Every denomination has its own strengths and weaknesses.  Instead of putting down another group for their flaws, we are learning to hold them up in prayer that they may become all that they are meant to be.  Presbyterians don’t need to become Anglicans, and Anglicans don’t need to become Baptists.  Our real calling is to love each other with the life-changing love of Jesus Christ.  Many churches have formed because someone was hurt.  We have been learning that it is time to forgive, time to heal, time to pray.  Why fight when we can pray?  My prayer for those reading this article is that we may rediscover the deep truth that the family that prays together stays together.

The Rev. Dr. Ed Hird, BSW, MDiv, DMin

-previously published in the Deep Cove Crier/North Shore News

-award-winning author of the book Battle for the Soul of Canada

for better for worse

-Click to check out our newest marriage book For Better For Worse: discovering the keys to a lasting relationship on Amazon. You can even read the first two chapters for free to see if the book speaks to you.


-The sequel book Restoring Health: body, mind and spirit is available online with Amazon.com in both paperback and ebook form.  Dr. JI Packer wrote the foreword, saying “I heartily commend what he has written.” The book focuses on strengthening a new generation of healthy leaders. Drawing on examples from Titus’ healthy leadership in the pirate island of Crete, it shows how we can embrace a holistically healthy life.

In Canada, Amazon.ca has the book available in paperback and ebook. It is also posted on Amazon UK (paperback and ebook), Amazon France (paperback and ebook), and Amazon Germany (paperback and ebook).

Restoring Health is also available online on Barnes and Noble in both paperback and Nook/ebook form.  Nook gives a sample of the book to read online.

Indigo also offers the paperback and the Kobo ebook version.  You can also obtain it through ITunes as an IBook.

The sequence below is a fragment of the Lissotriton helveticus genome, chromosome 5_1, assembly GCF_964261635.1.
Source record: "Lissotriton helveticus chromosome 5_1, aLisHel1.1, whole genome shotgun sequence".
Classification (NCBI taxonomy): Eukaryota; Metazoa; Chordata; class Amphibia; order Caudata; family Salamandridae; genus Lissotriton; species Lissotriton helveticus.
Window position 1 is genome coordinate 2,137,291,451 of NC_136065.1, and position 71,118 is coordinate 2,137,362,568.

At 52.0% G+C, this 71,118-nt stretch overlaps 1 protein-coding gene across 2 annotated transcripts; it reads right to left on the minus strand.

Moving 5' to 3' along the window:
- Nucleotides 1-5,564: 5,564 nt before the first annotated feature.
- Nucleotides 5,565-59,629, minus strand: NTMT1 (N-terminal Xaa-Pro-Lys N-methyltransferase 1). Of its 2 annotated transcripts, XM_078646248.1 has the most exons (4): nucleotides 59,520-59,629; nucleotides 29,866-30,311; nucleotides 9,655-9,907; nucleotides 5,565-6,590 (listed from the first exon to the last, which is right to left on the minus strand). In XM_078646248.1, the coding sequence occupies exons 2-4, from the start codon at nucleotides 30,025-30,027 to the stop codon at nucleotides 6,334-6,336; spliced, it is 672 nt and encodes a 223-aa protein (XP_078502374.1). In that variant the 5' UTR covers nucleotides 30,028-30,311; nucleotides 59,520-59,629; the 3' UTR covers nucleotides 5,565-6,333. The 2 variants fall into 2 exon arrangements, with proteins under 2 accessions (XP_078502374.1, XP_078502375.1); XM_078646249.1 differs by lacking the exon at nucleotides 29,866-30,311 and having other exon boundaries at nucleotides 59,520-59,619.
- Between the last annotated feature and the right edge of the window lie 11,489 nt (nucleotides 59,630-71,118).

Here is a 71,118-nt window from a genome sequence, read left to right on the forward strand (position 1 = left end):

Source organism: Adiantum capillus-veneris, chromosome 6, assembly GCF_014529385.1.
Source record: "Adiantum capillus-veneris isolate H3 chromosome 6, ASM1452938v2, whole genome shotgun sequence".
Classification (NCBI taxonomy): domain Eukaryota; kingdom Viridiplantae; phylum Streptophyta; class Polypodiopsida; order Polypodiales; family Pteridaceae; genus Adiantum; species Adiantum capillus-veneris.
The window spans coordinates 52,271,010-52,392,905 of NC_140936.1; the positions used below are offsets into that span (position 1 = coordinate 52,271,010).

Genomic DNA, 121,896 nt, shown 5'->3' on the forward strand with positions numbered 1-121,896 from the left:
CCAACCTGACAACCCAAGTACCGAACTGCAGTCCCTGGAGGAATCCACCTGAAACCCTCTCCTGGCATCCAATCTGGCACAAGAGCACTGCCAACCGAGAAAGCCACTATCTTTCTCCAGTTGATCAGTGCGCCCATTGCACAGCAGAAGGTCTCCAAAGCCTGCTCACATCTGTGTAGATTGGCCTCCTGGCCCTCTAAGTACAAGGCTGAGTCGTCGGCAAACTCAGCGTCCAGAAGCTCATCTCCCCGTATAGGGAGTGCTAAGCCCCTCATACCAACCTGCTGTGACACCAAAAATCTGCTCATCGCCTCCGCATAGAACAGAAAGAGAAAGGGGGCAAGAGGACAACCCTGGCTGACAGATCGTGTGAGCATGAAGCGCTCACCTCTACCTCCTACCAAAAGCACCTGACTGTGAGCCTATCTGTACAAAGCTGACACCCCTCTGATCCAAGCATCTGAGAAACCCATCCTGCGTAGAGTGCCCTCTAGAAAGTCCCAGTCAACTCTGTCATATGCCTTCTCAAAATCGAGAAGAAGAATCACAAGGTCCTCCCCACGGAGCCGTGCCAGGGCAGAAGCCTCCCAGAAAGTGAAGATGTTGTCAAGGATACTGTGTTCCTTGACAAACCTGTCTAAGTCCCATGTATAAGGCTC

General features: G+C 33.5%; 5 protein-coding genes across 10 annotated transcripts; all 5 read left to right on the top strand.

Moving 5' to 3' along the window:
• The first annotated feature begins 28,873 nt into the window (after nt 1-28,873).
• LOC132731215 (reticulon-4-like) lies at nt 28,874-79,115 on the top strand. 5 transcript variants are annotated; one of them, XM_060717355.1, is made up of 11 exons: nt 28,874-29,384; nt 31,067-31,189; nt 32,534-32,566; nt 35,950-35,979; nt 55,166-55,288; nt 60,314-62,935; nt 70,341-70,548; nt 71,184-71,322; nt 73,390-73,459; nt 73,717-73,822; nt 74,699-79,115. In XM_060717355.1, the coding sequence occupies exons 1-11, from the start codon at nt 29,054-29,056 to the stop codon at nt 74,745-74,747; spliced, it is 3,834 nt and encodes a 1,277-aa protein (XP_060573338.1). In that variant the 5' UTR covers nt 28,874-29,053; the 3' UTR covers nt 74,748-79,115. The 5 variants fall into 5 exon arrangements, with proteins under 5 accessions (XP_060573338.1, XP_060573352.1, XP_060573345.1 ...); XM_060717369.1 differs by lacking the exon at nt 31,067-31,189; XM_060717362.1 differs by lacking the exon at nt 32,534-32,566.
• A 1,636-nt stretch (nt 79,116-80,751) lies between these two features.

To receive a signed copy within North America, just send a $20 cheque (USD/CAN) to ED HIRD, 102-15168 19th Avenue, Surrey, BC, Canada V4A 0A5.

– In order to obtain a signed copy of the prequel book Battle for the Soul of Canada, please send a $18.50 cheque to ED HIRD, 102-15168 19th Avenue, Surrey, BC, Canada V4A 0A5.

For mailing the book to the USA, please send $20.00 USD.  This can also be done by PAYPAL using the e-mail ed_hird@telus.net . Be sure to list your mailing address. The Battle for the Soul of Canada e-book can be obtained for $4.99 CDN/USD.

-Click to purchase the Companion Bible Study by Jan Cox (for the Battle of the Soul of Canada) in both paperback and Kindle on Amazon.com and Amazon.ca 


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Prayer Really Changes Things…

By the Rev. Dr.  Ed HirdPraying Hands picture

The story is told of two men, Harry and Stan, who have known each other for some time.  Harry has fallen upon hard times and has come to his old friend asking for some help.

 “Why come to me?”, Stan asks.  “Why should I help you out?  What have you ever done for me?”

 “What have I ever done for you?”, Harry gasps.  “Why, don’t you remember when your house burned down several years ago, and you and your family moved in with me?”

 “Yes, I remember.  But…”

 “And what about the time your child was in danger of drowning and I jumped into the lake to rescue him?”

 “Yes, but…”

 “And how about the time that you lost your job and I gave you all that money?  Don’t you remember?  I’ve done lots for you through the years!”

 “Everything you say is true enough”, Stan says.  “But what have you done for me lately?”

Most of us on the North Shore have many things to be grateful for: employment, children, family, food on the table, a roof over our head, the forest, the mountains, the beaches, the sunshine.  All these things are wonderful gifts from God.  Prayer is simply a way of saying “Thank you” for all these wonderful gifts.  It  is so easy to grumble and complain.  It takes work to be grateful and thankful for what we have.  When we make the decision to say “thank you”, things begin to change in our lives.  When we make the decision to acknowledge our “Higher Power”, more peace and contentment can enter our personal lives.  Prayer really changes things, but first it changes us!